"Newgard Development Group is working diligently with the condominium association of Brickellhouse, which now owns and controls all aspects of building management, including the parking garage, to help bring a resolution to the unfortunate matter pertaining the building’s robotic parking garage,” Newgard Development Group and Hernandez said in a statement. "As developers and owners ourselves in the building, those who purchased a unit at BrickellHouse have our assurance that we have [gone], and will continue to go, the extra mile to help arrive at a viable resolution.”

Boomerang Systems filed Chapter 11 reorganization in August and shut off access to the BrickellHouse garage Nov. 4, claiming that it was losing money on the maintenance contract. The company claimed the system was more expensive to operate than it had anticipated.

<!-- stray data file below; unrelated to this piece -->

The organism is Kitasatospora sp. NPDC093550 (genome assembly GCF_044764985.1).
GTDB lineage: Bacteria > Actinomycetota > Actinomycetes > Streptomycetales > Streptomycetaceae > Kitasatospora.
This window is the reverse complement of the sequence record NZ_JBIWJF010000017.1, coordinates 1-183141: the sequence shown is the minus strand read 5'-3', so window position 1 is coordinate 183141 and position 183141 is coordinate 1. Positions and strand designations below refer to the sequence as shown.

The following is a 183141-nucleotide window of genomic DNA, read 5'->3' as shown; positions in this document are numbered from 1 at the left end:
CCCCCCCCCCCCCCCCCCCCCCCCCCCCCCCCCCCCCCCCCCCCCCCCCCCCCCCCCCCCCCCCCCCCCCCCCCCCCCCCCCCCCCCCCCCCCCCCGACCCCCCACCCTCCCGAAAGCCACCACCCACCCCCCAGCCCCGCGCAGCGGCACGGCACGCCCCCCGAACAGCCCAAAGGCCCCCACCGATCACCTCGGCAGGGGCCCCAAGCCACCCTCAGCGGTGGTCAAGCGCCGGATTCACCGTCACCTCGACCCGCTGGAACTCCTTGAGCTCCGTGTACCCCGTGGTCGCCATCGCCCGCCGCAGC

In January, a bankruptcy judge terminated Boomerang Systems’ contract with the condo association, leaving it unclear who would operate the robotic parking garage. Residents have been forced to use valet service or pay for spaces in nearby garages.

On Jan. 21, the BrickellHouse Condominium Association filed a lawsuit in Miami-Dade County Circuit Court against BrickellHouse Holdings and Hernandez. The complaint was amended March 9 to add more counts. Among the counts are breaching the warranty under the Condominium Act, self-dealing in violation of the Condominium Act, breach of fiduciary duty to the condo association, and Hernandez's failure to make good on his promises to pay for alternative parking at the building.

The developer has yet to file an official answer in court.